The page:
Repeal the Excise Tax on Employer-Provided Health-Care Benefits
Beginning in 2020, a 40 percent excise tax on the cost of employer-sponsored health care that exceeds certain amounts—generally $10,200 for individual coverage and $27,500 for family coverage—will go into effect. This provision has been erroneously referred to as a “Cadillac tax,” implying that the policy would touch only high-end and overly generous health-care plans. In reality, however, this tax will hit the approximately 150 million families who obtain health insurance through their employer.
A common misconception regarding the excise tax is that repealing the tax is a favor for special-interest groups like labor unions. Labor unions represent approximately 14 million people, and the number of people who receive health-care benefits from their employer is more than 150 million. The facts simply don’t support such claims. Labor unions and employers support the repeal of the excise tax.
Although the tax does not go into effect until 2020, employees and employers continue to grapple with its consequences. Uncertainty over how the tax will be implemented, as well as inadequate adjustments for inflation, age, gender, and other factors, are leading employers to consider a range of options to avoid the tax by eliminating FSAs and HSAs; increasing deductibles, copays, coinsurance, and out-of-pocket limits; or eliminating employer-provided coverage entirely.
A 2014 Aon Hewitt survey indicated that 40 percent of employers expect at least one of their health-care plans to be affected by the tax in 2020, and 33 percent are increasing employees’ out-of-pocket costs now to avoid the tax. Separately, a 2014 survey produced by Towers Watson confirms 62 percent of large employers are planning substantial changes in their health-care coverage as a result of the tax.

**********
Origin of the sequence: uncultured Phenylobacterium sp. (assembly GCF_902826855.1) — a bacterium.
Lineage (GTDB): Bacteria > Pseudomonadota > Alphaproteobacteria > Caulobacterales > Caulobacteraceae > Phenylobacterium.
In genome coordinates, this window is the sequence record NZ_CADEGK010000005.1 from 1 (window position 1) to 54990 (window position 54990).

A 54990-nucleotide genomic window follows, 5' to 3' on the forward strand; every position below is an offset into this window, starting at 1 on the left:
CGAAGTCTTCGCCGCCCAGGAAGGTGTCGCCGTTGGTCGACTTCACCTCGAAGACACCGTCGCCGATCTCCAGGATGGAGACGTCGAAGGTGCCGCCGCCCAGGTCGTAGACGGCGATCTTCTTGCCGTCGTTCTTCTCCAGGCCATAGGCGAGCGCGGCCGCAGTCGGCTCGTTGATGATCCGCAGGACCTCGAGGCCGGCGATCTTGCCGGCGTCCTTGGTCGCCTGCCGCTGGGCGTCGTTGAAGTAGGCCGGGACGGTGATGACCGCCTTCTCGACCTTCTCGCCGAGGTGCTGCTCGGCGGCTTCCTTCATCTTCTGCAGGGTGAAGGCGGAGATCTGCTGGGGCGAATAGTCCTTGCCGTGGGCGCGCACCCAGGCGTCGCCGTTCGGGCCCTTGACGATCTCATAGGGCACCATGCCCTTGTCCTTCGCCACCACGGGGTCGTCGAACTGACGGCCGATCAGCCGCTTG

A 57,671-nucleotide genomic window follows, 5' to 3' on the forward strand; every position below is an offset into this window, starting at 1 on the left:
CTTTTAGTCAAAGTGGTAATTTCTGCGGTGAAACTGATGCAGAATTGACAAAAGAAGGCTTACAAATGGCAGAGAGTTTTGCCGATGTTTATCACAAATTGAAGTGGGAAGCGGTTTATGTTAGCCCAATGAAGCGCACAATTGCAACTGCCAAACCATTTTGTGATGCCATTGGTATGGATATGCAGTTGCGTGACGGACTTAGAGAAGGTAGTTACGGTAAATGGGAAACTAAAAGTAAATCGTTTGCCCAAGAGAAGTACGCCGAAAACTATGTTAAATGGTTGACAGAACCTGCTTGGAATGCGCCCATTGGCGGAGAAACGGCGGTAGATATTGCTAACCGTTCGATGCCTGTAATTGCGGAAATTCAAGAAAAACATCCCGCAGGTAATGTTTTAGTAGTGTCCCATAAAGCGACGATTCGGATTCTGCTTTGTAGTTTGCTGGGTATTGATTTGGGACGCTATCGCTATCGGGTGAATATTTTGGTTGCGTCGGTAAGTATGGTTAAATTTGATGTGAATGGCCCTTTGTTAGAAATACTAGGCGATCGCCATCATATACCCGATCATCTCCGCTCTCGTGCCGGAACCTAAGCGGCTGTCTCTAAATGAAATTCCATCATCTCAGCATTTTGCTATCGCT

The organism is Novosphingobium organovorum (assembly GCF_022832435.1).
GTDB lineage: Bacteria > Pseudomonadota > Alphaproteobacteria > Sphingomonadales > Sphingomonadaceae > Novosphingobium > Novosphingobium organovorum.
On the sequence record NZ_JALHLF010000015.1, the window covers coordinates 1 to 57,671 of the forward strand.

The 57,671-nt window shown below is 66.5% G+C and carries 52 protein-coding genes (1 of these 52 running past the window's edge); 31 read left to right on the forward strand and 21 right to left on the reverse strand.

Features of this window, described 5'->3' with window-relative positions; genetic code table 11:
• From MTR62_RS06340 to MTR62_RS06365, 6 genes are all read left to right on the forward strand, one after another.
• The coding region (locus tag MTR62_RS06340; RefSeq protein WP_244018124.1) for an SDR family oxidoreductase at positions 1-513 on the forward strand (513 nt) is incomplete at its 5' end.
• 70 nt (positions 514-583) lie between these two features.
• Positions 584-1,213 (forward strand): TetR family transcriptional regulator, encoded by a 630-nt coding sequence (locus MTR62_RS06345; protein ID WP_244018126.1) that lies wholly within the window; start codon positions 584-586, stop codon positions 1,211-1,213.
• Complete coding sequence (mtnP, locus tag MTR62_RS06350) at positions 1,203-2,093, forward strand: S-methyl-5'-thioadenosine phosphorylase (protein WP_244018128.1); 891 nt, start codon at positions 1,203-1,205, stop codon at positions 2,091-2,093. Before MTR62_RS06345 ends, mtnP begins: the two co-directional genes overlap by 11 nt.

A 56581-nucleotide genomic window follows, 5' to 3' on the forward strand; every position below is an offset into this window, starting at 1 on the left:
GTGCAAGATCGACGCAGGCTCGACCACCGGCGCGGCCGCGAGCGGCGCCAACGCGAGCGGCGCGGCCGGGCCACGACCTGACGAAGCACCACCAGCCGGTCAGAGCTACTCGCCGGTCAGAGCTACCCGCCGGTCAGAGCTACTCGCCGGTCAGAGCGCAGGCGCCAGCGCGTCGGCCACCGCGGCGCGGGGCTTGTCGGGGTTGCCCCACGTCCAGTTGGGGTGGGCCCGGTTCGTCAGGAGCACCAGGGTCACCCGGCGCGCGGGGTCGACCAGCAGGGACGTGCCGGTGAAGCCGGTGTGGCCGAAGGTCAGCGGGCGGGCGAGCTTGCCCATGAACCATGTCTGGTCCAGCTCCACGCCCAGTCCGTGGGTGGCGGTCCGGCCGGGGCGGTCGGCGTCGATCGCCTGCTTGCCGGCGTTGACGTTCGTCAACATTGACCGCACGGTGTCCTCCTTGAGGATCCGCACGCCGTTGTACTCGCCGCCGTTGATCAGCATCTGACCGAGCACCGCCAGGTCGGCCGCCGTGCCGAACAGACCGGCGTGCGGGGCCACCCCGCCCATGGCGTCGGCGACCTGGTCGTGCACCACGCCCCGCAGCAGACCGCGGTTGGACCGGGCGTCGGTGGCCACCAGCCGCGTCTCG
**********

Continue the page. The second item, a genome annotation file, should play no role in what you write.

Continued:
The scope of this tax extends well beyond the so-called “high cost” plans originally targeted when the policy was adopted. In reality, this tax will have an indiscriminate impact on a broad range of individuals and families, especially those with moderate health-care plans who live in higher-cost areas. A 2015 Milliman study reported that nearly 70 percent of the variance in health insurance premiums is explained by geographic location, while just 6 percent of the variance is due to the comprehensiveness of the benefits. Since the excise tax is determined solely by premium cost—not the quality or “richness” of a plan’s benefits—it will unfairly impact older workers, women, and people who live in areas where health-care costs are high, a reality for many airline pilots.
Congress should expeditiously pass legislation to repeal the excise tax on employer-provided health-care benefits. ALPA supports H.R. 2050, the bipartisan Middle Class Health Benefits Tax Repeal Act; H.R. 879, the Ax the Tax on Middle Class Americans’ Health Plans Act; S. 2045, the Middle Class Health Benefits Tax Repeal Act of 2015; and S. 2075, American Worker Health Care Tax Relief Act of 2015.